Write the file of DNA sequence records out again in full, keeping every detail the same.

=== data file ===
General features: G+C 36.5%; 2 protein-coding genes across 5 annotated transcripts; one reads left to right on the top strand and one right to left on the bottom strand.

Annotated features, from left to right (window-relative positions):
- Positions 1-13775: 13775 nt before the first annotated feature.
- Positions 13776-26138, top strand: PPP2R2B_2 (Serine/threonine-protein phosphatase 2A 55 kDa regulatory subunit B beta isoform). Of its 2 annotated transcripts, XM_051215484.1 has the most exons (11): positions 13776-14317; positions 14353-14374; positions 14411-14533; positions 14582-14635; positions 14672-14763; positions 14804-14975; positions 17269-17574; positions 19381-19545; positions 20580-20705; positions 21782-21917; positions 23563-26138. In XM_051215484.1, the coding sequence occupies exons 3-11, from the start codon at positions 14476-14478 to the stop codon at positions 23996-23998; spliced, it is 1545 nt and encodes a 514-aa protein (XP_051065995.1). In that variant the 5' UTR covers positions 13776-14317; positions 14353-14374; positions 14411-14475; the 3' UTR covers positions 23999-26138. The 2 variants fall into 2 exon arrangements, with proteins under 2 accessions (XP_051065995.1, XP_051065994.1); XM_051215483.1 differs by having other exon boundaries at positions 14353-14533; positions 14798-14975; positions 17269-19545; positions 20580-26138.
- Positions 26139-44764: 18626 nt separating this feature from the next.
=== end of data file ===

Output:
General features: G+C 36.5%; 2 protein-coding genes across 5 annotated transcripts; one reads left to right on the top strand and one right to left on the bottom strand.

Annotated features, from left to right (window-relative positions):
- Positions 1-13775: 13775 nt before the first annotated feature.
- Positions 13776-26138, top strand: PPP2R2B_2 (Serine/threonine-protein phosphatase 2A 55 kDa regulatory subunit B beta isoform). Of its 2 annotated transcripts, XM_051215484.1 has the most exons (11): positions 13776-14317; positions 14353-14374; positions 14411-14533; positions 14582-14635; positions 14672-14763; positions 14804-14975; positions 17269-17574; positions 19381-19545; positions 20580-20705; positions 21782-21917; positions 23563-26138. In XM_051215484.1, the coding sequence occupies exons 3-11, from the start codon at positions 14476-14478 to the stop codon at positions 23996-23998; spliced, it is 1545 nt and encodes a 514-aa protein (XP_051065995.1). In that variant the 5' UTR covers positions 13776-14317; positions 14353-14374; positions 14411-14475; the 3' UTR covers positions 23999-26138. The 2 variants fall into 2 exon arrangements, with proteins under 2 accessions (XP_051065995.1, XP_051065994.1); XM_051215483.1 differs by having other exon boundaries at positions 14353-14533; positions 14798-14975; positions 17269-19545; positions 20580-26138.
- Positions 26139-44764: 18626 nt separating this feature from the next.